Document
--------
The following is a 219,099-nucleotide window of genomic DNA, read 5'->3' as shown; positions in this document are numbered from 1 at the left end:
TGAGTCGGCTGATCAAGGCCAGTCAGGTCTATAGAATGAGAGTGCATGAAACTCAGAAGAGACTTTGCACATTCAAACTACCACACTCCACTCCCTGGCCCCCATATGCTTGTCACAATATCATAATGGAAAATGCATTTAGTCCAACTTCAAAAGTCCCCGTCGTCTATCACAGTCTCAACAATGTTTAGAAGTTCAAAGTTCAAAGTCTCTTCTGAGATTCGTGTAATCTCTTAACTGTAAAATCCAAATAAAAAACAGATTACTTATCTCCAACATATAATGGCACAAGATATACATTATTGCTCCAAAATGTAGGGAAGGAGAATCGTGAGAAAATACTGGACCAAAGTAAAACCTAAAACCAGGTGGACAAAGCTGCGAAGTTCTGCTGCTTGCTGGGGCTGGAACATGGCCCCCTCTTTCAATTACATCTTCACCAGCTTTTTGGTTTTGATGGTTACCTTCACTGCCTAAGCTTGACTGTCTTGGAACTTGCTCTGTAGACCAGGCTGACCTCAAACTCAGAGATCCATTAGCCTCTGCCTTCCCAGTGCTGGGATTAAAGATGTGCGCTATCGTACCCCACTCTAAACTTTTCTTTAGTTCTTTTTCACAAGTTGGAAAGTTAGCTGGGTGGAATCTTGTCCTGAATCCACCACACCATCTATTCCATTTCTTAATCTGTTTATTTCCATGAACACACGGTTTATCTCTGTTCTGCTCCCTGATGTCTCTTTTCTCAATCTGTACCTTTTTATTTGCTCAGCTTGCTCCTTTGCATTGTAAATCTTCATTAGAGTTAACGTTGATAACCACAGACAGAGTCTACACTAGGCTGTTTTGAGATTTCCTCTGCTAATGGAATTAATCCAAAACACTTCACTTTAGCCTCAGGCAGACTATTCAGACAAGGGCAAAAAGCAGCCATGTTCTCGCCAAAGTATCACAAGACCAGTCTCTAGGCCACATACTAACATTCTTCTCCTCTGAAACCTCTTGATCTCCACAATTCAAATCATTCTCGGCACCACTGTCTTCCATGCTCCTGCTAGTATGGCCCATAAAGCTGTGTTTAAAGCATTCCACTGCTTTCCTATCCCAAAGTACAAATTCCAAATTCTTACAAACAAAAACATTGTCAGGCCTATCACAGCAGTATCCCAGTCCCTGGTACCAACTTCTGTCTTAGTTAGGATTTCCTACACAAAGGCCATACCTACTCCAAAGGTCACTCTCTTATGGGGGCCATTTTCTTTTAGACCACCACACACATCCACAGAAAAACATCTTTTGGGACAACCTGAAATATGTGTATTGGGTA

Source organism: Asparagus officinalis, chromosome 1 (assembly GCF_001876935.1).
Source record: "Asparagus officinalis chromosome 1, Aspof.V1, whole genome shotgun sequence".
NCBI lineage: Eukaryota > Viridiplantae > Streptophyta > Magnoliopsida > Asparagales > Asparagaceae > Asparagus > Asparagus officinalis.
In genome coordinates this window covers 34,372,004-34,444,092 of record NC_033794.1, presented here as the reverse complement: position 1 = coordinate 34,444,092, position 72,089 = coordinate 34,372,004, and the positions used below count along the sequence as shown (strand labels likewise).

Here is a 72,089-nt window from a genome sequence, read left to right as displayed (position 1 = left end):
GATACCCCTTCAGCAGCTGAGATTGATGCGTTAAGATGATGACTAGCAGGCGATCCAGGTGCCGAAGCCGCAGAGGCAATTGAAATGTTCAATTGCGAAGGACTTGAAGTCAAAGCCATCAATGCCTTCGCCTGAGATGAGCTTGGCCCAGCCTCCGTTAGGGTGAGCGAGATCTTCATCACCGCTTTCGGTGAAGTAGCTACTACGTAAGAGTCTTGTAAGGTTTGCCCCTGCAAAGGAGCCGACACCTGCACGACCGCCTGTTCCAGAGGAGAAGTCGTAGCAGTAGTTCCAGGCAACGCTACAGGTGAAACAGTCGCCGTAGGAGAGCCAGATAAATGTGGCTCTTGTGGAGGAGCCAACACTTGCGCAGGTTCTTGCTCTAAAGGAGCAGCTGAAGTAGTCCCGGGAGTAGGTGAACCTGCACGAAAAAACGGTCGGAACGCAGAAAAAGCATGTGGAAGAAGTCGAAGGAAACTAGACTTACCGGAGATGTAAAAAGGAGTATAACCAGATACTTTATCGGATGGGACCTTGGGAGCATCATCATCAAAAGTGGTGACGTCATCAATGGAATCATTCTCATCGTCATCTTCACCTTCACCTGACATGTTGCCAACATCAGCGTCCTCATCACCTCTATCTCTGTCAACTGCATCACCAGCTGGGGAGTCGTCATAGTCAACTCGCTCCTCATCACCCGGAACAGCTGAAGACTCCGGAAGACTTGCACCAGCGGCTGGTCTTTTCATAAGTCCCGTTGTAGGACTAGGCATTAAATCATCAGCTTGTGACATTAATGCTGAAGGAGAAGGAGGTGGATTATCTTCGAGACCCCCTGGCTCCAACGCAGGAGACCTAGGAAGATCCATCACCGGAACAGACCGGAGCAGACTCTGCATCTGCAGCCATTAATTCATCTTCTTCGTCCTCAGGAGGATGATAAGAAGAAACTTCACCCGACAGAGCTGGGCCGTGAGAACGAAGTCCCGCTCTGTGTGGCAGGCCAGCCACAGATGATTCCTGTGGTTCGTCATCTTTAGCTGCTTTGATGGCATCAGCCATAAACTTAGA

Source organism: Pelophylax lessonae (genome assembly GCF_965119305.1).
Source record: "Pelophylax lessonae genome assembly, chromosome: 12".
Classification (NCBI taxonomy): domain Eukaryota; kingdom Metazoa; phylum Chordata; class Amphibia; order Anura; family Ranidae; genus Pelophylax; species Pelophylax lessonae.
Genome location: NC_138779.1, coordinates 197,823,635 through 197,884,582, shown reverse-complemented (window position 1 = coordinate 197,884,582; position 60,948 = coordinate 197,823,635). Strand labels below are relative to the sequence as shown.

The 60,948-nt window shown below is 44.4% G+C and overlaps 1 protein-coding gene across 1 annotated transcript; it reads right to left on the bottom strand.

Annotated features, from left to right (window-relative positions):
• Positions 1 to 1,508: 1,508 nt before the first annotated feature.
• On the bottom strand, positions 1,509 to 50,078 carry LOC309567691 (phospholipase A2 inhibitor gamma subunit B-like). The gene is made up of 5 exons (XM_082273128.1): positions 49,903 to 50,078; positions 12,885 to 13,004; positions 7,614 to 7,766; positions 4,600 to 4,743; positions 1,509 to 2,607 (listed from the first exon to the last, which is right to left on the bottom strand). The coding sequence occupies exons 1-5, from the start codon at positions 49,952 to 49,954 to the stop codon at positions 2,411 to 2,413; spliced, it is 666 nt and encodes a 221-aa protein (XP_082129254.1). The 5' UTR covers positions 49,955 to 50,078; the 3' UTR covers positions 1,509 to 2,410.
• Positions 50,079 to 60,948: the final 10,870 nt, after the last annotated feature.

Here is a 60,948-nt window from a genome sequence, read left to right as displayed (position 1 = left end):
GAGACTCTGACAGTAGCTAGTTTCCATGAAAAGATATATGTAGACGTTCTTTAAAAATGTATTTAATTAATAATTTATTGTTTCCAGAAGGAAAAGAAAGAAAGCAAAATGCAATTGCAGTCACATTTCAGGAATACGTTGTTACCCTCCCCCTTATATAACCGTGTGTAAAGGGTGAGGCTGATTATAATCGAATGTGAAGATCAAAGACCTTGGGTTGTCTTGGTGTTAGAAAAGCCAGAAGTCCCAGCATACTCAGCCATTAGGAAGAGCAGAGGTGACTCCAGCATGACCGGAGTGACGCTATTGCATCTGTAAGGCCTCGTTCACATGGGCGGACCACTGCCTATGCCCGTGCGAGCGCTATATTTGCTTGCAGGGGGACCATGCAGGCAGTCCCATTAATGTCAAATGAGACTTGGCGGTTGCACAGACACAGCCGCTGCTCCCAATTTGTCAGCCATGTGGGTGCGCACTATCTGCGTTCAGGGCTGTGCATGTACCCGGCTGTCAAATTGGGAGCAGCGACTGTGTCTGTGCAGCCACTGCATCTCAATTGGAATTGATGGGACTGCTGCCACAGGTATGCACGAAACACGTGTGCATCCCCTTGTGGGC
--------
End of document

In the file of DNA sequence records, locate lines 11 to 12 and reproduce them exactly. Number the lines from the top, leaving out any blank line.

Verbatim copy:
Classification (NCBI taxonomy): domain Eukaryota; kingdom Metazoa; phylum Chordata; class Amphibia; order Anura; family Ranidae; genus Pelophylax; species Pelophylax lessonae.
Genome location: NC_138779.1, coordinates 197,823,635 through 197,884,582, shown reverse-complemented (window position 1 = coordinate 197,884,582; position 60,948 = coordinate 197,823,635). Strand labels below are relative to the sequence as shown.